At her day job at Yale Dining, Shamica Frasier is who co-workers turn to with all birth-related questions. Pregnant co-workers consult with her on breastfeeding, mood swings, and unexpected changes in their bodies. Other colleagues solicit health advice to pass on to their wives, grandmas, cousins, and friends.
Frasier loves these questions, no matter how random or intimate. Birth is her life’s work. When she’s not at Franklin and Murray dining halls, Frasier is a doula, guiding clients through a birthing process often marred by confusion and fear.
“Being a doula isn’t just you clock in one day and clock out,” Frasier says. “You’re always clocked in.” Since becoming a doula three years ago, Frasier has discovered that everyone has questions about childbirth—especially Black families, who can receive inadequate hospital care and face grim maternal and infant health disparities.
Frasier, whose red glasses match the magenta-streaked locs that tumble over her shoulders, developed an interest in health and anatomy as a young girl. She was a teenager when she became pregnant with her first child. The birth of her second child a few years later was traumatic.
After her second birth, Frasier began to wonder: were other Black mothers experiencing similarly harrowing births? What could she do to give other people a better experience?
Researching online, she came across the term “doula,” a companion who provides emotional and physical support to parents throughout pregnancy, birth, and the postpartum period. She learned how, for centuries, births in African American communities were attended by midwives and birth companions who drew from African healing traditions.
The idea of becoming a doula captivated Frasier. As a doula, she could directly support parents like herself without incurring massive student debt to become a highly-trained medical professional. While both midwives and doulas focus on low-intervention, natural births, midwifery involves professionalized medical care. Certified nurse-midwives, the most highly trained type of midwife, must complete three degrees and pass a national certification test in order to practice. Doulas, in contrast, can become certified through a variety of different channels, including workshops, online training, and shadowing other doulas.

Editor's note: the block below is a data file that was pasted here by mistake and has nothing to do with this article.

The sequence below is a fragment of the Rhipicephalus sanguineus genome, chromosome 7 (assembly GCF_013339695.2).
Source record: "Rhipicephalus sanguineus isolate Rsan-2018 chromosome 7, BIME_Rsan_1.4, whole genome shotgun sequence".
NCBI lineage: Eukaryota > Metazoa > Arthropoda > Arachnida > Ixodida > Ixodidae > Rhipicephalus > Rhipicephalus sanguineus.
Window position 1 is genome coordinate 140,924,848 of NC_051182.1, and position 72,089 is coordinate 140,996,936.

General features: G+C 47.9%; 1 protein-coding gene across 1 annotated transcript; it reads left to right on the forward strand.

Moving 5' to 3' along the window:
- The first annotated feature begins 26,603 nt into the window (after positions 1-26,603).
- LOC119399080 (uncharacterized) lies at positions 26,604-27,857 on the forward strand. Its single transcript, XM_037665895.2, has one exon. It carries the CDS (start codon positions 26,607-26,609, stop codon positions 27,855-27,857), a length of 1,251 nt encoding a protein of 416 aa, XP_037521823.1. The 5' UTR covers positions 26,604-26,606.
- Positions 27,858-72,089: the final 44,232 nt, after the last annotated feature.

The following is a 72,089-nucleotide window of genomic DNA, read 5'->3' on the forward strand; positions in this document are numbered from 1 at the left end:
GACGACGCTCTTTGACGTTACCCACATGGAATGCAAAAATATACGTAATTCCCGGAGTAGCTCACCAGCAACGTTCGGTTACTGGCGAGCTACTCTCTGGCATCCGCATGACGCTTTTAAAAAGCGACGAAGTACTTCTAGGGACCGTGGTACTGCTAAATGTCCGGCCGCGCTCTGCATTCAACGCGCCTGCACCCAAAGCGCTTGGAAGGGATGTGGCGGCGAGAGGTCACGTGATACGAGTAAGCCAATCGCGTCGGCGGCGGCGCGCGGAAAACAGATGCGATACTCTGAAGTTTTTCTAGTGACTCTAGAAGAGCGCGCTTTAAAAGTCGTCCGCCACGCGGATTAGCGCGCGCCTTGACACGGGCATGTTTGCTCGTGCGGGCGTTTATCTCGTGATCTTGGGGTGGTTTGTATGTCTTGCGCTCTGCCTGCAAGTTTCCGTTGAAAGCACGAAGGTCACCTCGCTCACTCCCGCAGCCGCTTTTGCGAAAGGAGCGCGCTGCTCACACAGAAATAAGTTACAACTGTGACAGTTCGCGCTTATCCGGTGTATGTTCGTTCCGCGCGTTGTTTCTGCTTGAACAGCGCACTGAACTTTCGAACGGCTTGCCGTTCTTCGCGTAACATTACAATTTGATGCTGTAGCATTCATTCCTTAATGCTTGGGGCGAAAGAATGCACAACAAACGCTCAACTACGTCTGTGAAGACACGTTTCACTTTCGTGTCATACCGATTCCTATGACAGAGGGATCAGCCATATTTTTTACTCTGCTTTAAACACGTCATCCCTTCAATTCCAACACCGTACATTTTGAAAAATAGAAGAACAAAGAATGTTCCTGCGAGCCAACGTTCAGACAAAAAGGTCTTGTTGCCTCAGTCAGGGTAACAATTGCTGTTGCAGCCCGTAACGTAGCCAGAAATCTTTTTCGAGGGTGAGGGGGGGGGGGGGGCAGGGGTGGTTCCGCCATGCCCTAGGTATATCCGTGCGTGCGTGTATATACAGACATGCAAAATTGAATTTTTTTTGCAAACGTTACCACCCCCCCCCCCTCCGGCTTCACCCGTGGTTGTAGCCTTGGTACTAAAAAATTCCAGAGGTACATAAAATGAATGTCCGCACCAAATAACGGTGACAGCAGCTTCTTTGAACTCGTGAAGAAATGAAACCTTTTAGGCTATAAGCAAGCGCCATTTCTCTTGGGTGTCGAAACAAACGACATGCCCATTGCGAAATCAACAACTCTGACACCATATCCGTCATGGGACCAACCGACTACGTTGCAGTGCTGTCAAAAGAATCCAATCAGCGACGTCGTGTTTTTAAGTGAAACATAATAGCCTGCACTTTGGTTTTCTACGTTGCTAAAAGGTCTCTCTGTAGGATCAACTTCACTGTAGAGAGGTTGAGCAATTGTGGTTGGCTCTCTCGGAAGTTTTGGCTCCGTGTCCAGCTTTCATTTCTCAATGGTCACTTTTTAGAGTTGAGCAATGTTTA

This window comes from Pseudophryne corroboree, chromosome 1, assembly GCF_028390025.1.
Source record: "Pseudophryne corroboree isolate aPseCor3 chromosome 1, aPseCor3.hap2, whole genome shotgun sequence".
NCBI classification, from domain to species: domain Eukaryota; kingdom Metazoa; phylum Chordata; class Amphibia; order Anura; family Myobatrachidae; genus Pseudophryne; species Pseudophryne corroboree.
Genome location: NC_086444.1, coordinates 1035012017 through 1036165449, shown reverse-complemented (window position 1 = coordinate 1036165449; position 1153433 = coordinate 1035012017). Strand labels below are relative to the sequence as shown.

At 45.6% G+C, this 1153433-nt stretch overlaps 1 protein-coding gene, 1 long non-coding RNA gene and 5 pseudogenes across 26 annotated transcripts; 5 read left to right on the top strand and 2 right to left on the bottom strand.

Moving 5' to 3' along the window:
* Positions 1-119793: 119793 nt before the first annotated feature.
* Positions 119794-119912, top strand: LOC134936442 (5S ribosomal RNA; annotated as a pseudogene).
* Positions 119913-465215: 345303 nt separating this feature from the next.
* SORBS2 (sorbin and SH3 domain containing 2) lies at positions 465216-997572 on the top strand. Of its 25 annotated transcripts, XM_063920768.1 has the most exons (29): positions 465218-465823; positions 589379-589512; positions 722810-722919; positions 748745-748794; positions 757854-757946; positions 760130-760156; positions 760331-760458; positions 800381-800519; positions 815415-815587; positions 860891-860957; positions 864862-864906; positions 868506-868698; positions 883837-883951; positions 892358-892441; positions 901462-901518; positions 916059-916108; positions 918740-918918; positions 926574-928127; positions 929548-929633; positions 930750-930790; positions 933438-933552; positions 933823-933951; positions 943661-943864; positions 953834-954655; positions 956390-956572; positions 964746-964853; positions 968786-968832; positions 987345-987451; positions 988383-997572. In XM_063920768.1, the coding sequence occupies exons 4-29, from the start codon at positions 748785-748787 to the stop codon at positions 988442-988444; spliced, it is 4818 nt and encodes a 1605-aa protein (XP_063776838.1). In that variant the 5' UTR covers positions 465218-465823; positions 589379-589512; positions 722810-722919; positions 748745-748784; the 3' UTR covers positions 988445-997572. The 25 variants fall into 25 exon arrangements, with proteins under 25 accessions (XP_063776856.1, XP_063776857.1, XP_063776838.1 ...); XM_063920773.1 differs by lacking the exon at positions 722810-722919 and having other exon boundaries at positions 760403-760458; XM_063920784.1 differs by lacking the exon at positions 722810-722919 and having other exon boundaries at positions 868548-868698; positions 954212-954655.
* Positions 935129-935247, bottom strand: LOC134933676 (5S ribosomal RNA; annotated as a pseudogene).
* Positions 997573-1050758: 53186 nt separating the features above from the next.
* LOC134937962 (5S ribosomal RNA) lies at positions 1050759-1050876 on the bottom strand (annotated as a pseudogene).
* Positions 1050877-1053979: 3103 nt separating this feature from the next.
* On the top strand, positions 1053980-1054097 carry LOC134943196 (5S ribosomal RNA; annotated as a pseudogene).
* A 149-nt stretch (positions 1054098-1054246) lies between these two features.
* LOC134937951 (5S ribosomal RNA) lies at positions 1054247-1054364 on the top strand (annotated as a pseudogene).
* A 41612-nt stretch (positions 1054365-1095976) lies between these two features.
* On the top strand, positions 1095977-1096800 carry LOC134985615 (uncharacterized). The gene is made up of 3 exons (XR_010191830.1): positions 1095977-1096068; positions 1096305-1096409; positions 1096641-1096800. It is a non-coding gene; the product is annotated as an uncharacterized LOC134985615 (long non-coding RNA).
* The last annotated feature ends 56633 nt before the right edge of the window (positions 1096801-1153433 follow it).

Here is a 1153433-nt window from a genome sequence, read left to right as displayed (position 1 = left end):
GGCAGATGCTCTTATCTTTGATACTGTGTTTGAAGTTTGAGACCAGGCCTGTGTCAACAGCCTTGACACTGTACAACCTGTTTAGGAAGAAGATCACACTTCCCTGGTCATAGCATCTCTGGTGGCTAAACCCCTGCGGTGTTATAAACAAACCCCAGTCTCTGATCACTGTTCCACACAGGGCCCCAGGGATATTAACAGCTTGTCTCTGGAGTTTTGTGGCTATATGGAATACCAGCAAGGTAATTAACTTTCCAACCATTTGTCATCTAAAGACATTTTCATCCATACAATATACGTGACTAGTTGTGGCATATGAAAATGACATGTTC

Frasier signed up for training, became a certified breastfeeding counselor, and eventually opened her own New Haven-based business, New Birth Journey, in 2019. Since she began practicing three years ago, Frasier has helped fifteen clients through their pregnancies.
“Being able to see moms overcome something that they fear…being able to usher them through a whole life changing experience—it’s been a love for me,” Frasier says.
Doulas have risen in prominence over the past few years, with several studies linking doula care with higher rates of vaginal births, a reduction in preterm births, and a lower likelihood of birth complications. Last summer, Connecticut Governor Ned Lamont signed S.B. 986, which will create a state certification process for doulas and provide Medicaid coverage for doula care, among other provisions. Advocates argue that the state should invest in doulas to help keep parents and infants healthy as maternal mortality rates climb and access to maternal care narrows.